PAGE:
I examined the hives today and found pollen being stored in some cells. It looks like colorful (orange) splotches. The workers are drawing out the comb on seven sides of the frames. I saw both my queens. Because I was reluctant to shake the bees off the busiest frames, I was unable to see what was going on in the honeycomb, but I am starting to see cells that are capped. It's too soon for capped honey, so I'm going to assume the capped cells contain developing larvae. The capped cells are so perfect, creamy smooth tops in perfect hexagons.
While seeing the drawn out comb, stored pollen and some capped cells is fascinating, that occurred early this afternoon and I was not yet smitten. I didn't fall down the rabbit hole of bee love until dusk tonight. I went out to water some plants and stood by the hives for about 15 minutes. Since it was close to dark, there wasn't the kind of energetic activity I see in the afternoon, bees zooming out of the hive and others coming in for a landing. What I saw this evening was bees homing in on their hives, not a lot, but a steady stream of workers coming in for the night. Many more of them are bringing home filled pollen baskets. I was standing about a foot away from their doors and they just sort of materialized out of nowhere, landed and went in. It reminded me of a magician plucking quarters out of someone's ear, except that's an illusion and this was truly magical. And while the hives are less than two feet apart, there was not a bee that didn't fly directly to her own hive. No guesswork, no moments to think about it, just a beeline (ha!) to the correct hive. Reflecting on their tireless work, clannishness, perfect understanding of geometry and their infallible GPS did it and I fell in love with my bees.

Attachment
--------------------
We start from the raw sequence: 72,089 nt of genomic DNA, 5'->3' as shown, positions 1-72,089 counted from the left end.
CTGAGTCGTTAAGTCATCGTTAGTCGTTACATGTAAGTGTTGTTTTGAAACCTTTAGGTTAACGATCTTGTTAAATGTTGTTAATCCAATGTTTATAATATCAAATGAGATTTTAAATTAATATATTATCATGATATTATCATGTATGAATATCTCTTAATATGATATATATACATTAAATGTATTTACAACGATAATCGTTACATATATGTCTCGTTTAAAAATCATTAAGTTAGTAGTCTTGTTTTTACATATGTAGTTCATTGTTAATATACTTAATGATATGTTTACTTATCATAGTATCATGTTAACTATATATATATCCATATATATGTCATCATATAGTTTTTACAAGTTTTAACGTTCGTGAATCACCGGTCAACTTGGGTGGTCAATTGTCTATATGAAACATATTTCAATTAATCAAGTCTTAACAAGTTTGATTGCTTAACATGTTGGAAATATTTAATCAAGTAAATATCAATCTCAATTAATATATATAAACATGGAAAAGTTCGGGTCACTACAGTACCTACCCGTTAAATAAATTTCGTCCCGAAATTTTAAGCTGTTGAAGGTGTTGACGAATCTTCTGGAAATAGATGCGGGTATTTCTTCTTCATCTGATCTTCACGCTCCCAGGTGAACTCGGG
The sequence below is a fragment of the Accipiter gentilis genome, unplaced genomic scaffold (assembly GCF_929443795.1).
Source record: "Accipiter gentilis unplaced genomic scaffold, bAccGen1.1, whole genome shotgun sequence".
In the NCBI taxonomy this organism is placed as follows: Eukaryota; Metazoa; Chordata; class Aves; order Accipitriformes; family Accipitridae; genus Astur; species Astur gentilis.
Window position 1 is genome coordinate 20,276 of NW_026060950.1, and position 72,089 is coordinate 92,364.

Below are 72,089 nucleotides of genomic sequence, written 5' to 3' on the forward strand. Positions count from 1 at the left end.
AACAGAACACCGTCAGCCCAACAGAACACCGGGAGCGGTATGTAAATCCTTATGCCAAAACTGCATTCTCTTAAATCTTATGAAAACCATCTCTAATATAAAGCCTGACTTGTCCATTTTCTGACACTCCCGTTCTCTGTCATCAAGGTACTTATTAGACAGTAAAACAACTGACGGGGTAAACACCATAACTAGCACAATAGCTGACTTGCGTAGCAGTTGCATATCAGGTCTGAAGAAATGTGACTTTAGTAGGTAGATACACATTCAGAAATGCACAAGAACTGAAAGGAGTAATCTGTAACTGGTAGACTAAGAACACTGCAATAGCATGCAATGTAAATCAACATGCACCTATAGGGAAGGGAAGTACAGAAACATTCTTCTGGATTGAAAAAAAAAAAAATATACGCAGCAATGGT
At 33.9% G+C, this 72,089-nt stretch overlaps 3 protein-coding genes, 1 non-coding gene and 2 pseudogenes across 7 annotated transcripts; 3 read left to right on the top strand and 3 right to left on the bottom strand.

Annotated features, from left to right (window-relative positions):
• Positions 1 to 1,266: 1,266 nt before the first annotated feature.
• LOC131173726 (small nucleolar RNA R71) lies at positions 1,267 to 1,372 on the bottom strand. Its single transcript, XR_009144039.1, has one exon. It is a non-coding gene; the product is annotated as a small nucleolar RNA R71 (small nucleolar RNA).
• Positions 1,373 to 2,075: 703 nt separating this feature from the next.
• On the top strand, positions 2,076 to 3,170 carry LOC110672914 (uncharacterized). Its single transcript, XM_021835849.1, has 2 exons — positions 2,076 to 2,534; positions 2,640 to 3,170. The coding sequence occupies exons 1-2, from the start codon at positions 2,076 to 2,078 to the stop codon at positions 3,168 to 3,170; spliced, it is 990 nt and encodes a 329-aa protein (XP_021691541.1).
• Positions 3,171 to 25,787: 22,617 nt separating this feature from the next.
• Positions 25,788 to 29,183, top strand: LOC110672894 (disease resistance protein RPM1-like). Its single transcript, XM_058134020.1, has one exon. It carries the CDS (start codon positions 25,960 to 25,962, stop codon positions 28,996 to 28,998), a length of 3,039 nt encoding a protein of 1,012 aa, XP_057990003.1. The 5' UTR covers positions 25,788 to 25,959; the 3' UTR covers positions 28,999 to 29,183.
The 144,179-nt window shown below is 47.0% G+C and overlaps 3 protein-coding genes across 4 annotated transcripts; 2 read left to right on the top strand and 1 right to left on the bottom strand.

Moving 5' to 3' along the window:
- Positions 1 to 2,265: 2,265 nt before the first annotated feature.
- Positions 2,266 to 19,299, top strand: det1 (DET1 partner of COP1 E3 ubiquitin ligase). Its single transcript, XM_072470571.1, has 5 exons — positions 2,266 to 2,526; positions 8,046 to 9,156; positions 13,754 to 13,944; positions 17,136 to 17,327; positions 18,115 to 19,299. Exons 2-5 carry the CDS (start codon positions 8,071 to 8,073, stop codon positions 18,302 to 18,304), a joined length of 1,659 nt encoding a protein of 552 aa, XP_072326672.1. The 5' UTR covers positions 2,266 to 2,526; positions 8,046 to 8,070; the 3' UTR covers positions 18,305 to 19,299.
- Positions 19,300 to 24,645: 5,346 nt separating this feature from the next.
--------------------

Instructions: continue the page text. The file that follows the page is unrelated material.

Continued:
I accompanied Susan today to check her hives and am delighted to report no new stings for either of us. My sting count remains at 5.